Hamsters are adorable, cuddly creatures that many – kids and adults alike – would want. It seems they can do no harm. However, would you ever think these little bundles of fur could be deadly?
You can die from a hamster bite, but it is incredibly unlikely that you would. Hamster bites are rarely fatal unless you are allergic or the pet carries a deadly disease that they can pass on to you. Proper treatment can prevent infection, which may be more harmful than the bite itself.
This article will discuss why it is rare for hamster bites to be fatal, what possible diseases hamsters can infect humans with through a bite or exposure, and what you can do if your pet rodent bites you.
Animal bites are scary. Not only can they be bloody and painful, but they can also be fatal, as with the cases of rabid dogs. However, not all animal bites kill, especially hamster bites.
Hamster bites can kill humans, but the chances of death are very slim. Their bites rarely break the skin, but an infection may occur when that happens. Thus, prompt treatment, like washing with soap, is necessary. The bite may also be fatal if the hamster is sick or you are allergic to them.
Based on Internet accounts of hamster owners and my own experience, an overwhelming majority of people bitten by a hamster have lived to tell the tale.
Hamster bites are rarely fatal or concerning. Most hamster owners have shared that they have been bitten by their pets a few times before and after prompt treatment, there have been no grave results.
Although there have been stories of people dying after a hamster bite, such as this case of a Singaporean mom and a young girl from Hong Kong, these experiences are infrequent. These people were most likely allergic to the hamster, and the allergens may have induced the extreme result.
For both cases, one cannot say that the hamster did cause their demise. In the case of the girl from Hong Kong, the doctors reported that they are open to the possibility that other health problems may have contributed to her death. The girl was also asthmatic, and people with these conditions are often sensitive to allergens.
As for the woman from Singapore, reports indicate that she never received an autopsy, so the cause of death is still uncertain.
Hamster bites are non-fatal and may also be treated at home often. Thus, there is no need for a hospital visit most of the time. However, if allergies occur, seek emergency help.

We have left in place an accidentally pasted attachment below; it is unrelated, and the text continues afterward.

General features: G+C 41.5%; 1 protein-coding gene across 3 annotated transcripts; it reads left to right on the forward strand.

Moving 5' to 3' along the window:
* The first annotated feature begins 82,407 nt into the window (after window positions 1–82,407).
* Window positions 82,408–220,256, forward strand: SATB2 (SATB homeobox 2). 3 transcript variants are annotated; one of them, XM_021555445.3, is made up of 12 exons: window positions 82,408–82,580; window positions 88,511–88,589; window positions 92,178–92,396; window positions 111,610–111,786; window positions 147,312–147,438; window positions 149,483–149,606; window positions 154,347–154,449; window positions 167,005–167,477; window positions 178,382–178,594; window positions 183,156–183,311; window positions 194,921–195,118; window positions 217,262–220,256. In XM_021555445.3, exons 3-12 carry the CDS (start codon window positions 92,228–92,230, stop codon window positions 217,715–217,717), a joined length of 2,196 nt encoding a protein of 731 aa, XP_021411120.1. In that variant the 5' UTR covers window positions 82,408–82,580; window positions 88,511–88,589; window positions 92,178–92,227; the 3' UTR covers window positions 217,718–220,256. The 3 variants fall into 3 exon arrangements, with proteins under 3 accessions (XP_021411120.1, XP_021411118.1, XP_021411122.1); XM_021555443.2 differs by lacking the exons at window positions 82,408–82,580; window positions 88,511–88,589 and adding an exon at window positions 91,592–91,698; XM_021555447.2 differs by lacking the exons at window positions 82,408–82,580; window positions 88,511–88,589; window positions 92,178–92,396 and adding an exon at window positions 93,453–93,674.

As I mentioned in the previous section, there have been two cases of possible deaths due to allergy to the hamster or anaphylactic shock after the bite. Besides these two cases, there have been other accounts of people being allergic to hamsters and their bites, but they have all survived after treatment.
You can be allergic to hamster bites. If you have an allergy to hamsters, you may only suffer minor allergic symptoms. However, if you have a severe allergy, you may develop anaphylactic shock.
Often, people are not aware of what substances or organisms they are allergic to. Some may also develop allergies later in life, even when they were not allergic to these allergens before.
Anaphylactic shock is an extreme and life-threatening reaction to a trigger or allergen. This allergic reaction often happens fast and occurs closely after exposure. Common symptoms include swelling, hives, dizziness, fainting, and rapid heartbeat.
Individuals who have experienced anaphylactic shock recounted redness and swelling around their wounds. They also felt dizziness, hardness of breathing, and other symptoms.
Anaphylaxis can be fatal, especially without prompt treatment. People may have extreme difficulty breathing when their airways get affected. Blood pressure may be erratic, as what happened to the father bitten by a hamster. It may even trigger an asthma attack for asthmatic individuals.
Epinephrine is the treatment provided for these situations, and most people with severe allergies have these on hand. It is crucial to call an ambulance or emergency services if someone suffers from a severe allergic reaction.
Often, you would have minor allergies to triggers before you would experience anaphylaxis due to them. Thus, if you have had some irritation, itchiness, or some other reaction when handling hamsters, it may be a sign that you are allergic to them.
Besides an allergic reaction, one of the things you may need to be concerned about with a hamster bite is the possible transmission of diseases.
Hamsters can pass on fatal diseases to humans through a bite. One case in Colorado, USA, associated a hamster bite with tularemia. Besides tularemia, these pets may also carry diseases like lymphocytic choriomeningitis.
One of the most concerning illnesses animals can pass on to humans is rabies. This disease is often associated with dog bites. However, most mammals can get rabies if exposed to a carrier.
Rabies is a viral illness often passed on through animal bites, like dogs or cats. In the United States, where most pets require rabies vaccines and rabies cases are at a minimum, it is rare for a pet to have the virus unless exposed to or bitten by an infected wild animal.
Hamsters do not carry rabies. The Centers for Disease Control and Prevention in the USA states that small rodents, like hamsters, are not known to contract and transmit rabies.
Hamsters likely don’t get rabies because it is hard for them to survive the attack of a rabid animal. Thus, it is rare to get rabies from a hamster bite.
Rabies is also not inherent or natural but transmitted from one carrier to another. Hence, if your hamster has had zero to minimal contact with other creatures and wildlife, it is rare to impossible for it to have rabies.
While rabies may seem impossible to get from a hamster, tularemia is more probable.
Tularemia or rabbit fever is a bacterial illness caused by Francisella tularensis. Animals can transmit it through an animal bite, inhalation, or consumption of contaminated food or water. Without antibiotic treatment, the disease could be fatal.